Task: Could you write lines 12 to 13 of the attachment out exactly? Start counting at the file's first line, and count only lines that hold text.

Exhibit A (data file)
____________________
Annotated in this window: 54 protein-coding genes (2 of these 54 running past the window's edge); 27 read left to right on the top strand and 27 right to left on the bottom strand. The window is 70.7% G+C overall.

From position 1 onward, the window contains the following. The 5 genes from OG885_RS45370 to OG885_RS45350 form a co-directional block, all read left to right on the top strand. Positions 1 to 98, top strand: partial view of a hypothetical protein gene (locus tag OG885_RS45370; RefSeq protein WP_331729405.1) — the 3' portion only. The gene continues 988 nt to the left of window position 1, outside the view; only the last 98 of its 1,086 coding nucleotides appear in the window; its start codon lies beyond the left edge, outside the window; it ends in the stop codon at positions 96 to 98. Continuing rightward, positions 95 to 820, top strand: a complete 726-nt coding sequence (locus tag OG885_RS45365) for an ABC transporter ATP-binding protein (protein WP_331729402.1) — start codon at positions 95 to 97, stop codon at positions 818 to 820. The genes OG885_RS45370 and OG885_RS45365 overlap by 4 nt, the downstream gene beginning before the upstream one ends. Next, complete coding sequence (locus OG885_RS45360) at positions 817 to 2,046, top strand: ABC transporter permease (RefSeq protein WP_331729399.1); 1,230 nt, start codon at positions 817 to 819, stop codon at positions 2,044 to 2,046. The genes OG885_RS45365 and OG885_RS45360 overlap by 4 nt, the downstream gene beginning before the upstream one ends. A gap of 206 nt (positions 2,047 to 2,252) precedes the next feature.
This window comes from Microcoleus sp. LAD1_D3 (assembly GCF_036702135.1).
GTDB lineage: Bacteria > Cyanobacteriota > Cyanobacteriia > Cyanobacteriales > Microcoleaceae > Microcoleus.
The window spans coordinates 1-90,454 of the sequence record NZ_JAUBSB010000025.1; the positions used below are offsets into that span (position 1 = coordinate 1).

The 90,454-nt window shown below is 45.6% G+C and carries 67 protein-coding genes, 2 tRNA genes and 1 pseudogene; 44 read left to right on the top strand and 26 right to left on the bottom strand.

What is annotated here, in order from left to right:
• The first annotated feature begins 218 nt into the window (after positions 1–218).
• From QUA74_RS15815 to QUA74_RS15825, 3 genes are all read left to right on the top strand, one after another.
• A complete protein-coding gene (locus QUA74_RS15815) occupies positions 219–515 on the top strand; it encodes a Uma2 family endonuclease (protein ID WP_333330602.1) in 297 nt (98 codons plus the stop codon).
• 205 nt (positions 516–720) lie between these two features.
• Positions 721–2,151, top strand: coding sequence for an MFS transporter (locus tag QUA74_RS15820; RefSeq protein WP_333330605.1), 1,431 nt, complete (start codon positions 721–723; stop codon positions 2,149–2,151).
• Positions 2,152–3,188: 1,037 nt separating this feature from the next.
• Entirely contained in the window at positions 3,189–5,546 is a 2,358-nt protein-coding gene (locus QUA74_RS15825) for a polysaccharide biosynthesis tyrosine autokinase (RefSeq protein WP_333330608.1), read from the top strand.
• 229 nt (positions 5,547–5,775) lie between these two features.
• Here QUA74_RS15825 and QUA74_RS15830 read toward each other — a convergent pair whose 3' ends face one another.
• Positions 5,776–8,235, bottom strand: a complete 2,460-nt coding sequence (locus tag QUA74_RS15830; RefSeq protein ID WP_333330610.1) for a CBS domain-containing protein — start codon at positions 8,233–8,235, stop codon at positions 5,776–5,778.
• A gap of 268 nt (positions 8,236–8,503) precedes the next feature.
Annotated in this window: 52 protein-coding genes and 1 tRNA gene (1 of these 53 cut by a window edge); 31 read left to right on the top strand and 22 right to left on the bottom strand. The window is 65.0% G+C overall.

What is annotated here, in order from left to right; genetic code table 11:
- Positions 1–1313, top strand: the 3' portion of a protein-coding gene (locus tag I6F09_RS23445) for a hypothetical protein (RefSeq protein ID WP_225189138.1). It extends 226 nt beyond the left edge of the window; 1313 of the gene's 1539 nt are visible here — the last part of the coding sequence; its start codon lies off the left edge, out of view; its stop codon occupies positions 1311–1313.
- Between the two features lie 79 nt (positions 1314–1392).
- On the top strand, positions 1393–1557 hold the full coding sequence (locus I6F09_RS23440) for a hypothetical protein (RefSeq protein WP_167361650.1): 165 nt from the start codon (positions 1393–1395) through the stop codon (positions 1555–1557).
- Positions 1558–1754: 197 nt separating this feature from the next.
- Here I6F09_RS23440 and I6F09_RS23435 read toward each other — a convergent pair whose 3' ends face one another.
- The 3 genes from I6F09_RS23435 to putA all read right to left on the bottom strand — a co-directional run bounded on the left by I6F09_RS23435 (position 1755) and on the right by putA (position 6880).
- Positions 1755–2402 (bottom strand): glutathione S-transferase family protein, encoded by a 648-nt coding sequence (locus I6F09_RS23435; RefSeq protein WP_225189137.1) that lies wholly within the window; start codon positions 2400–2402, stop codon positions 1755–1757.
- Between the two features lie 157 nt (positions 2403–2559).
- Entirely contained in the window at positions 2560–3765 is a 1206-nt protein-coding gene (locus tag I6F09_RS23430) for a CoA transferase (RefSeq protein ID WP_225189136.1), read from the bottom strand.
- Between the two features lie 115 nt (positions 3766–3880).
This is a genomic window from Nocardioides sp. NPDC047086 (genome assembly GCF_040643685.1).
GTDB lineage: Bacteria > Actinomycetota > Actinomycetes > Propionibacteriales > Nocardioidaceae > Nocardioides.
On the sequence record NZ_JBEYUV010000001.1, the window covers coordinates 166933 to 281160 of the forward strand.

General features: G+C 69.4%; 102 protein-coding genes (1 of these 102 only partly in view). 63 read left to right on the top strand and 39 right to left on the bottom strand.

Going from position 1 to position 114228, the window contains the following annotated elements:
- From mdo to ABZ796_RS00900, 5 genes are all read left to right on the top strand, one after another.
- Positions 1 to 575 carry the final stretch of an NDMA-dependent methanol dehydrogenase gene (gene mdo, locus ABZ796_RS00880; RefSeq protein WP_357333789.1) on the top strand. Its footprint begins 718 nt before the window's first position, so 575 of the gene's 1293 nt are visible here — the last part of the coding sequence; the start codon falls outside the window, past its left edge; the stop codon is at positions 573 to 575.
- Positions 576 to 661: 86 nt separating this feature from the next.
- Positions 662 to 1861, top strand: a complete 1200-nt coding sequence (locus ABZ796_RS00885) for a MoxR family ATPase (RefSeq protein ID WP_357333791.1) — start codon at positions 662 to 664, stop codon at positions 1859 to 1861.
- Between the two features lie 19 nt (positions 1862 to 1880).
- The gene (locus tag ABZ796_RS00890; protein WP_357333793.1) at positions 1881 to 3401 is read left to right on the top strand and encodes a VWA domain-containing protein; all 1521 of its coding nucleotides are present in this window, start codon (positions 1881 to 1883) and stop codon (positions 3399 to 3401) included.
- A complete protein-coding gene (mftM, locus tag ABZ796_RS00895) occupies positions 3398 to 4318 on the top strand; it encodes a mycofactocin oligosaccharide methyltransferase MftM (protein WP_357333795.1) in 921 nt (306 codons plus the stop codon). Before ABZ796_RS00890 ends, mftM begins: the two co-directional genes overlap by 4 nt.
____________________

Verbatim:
• Positions 721–2,151, top strand: coding sequence for an MFS transporter (locus tag QUA74_RS15820; RefSeq protein WP_333330605.1), 1,431 nt, complete (start codon positions 721–723; stop codon positions 2,149–2,151).
• Positions 2,152–3,188: 1,037 nt separating this feature from the next.